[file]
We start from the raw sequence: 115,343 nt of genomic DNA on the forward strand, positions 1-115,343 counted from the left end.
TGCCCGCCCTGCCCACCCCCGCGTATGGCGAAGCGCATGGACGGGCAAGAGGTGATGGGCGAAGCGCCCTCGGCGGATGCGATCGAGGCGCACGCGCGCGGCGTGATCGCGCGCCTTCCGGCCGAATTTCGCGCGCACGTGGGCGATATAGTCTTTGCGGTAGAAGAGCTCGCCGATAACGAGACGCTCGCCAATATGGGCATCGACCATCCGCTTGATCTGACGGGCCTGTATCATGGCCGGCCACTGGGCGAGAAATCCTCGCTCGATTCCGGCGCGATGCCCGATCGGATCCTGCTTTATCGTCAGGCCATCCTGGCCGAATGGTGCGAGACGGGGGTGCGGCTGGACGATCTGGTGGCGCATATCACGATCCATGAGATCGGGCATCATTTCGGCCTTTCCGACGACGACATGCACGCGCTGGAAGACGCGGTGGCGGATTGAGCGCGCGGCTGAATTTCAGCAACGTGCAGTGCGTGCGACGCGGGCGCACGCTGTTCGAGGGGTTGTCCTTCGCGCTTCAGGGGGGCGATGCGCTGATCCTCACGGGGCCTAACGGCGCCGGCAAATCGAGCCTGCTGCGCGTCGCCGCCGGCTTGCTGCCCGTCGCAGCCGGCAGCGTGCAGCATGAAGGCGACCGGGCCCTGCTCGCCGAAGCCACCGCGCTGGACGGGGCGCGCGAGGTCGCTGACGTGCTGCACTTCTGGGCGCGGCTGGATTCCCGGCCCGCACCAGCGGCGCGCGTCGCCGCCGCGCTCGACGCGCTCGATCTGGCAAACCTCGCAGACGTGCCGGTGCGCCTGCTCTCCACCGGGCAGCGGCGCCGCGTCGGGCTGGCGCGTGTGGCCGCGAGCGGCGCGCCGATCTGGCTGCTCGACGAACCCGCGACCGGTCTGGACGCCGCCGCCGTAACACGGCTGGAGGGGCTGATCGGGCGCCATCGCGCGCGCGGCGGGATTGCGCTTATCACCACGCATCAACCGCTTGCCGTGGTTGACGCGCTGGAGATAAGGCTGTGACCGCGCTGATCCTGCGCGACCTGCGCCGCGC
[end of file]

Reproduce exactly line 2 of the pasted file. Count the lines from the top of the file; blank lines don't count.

TGCCCGCCCTGCCCACCCCCGCGTATGGCGAAGCGCATGGACGGGCAAGAGGTGATGGGCGAAGCGCCCTCGGCGGATGCGATCGAGGCGCACGCGCGCGGCGTGATCGCGCGCCTTCCGGCCGAATTTCGCGCGCACGTGGGCGATATAGTCTTTGCGGTAGAAGAGCTCGCCGATAACGAGACGCTCGCCAATATGGGCATCGACCATCCGCTTGATCTGACGGGCCTGTATCATGGCCGGCCACTGGGCGAGAAATCCTCGCTCGATTCCGGCGCGATGCCCGATCGGATCCTGCTTTATCGTCAGGCCATCCTGGCCGAATGGTGCGAGACGGGGGTGCGGCTGGACGATCTGGTGGCGCATATCACGATCCATGAGATCGGGCATCATTTCGGCCTTTCCGACGACGACATGCACGCGCTGGAAGACGCGGTGGCGGATTGAGCGCGCGGCTGAATTTCAGCAACGTGCAGTGCGTGCGACGCGGGCGCACGCTGTTCGAGGGGTTGTCCTTCGCGCTTCAGGGGGGCGATGCGCTGATCCTCACGGGGCCTAACGGCGCCGGCAAATCGAGCCTGCTGCGCGTCGCCGCCGGCTTGCTGCCCGTCGCAGCCGGCAGCGTGCAGCATGAAGGCGACCGGGCCCTGCTCGCCGAAGCCACCGCGCTGGACGGGGCGCGCGAGGTCGCTGACGTGCTGCACTTCTGGGCGCGGCTGGATTCCCGGCCCGCACCAGCGGCGCGCGTCGCCGCCGCGCTCGACGCGCTCGATCTGGCAAACCTCGCAGACGTGCCGGTGCGCCTGCTCTCCACCGGGCAGCGGCGCCGCGTCGGGCTGGCGCGTGTGGCCGCGAGCGGCGCGCCGATCTGGCTGCTCGACGAACCCGCGACCGGTCTGGACGCCGCCGCCGTAACACGGCTGGAGGGGCTGATCGGGCGCCATCGCGCGCGCGGCGGGATTGCGCTTATCACCACGCATCAACCGCTTGCCGTGGTTGACGCGCTGGAGATAAGGCTGTGACCGCGCTGATCCTGCGCGACCTGCGCCGCGC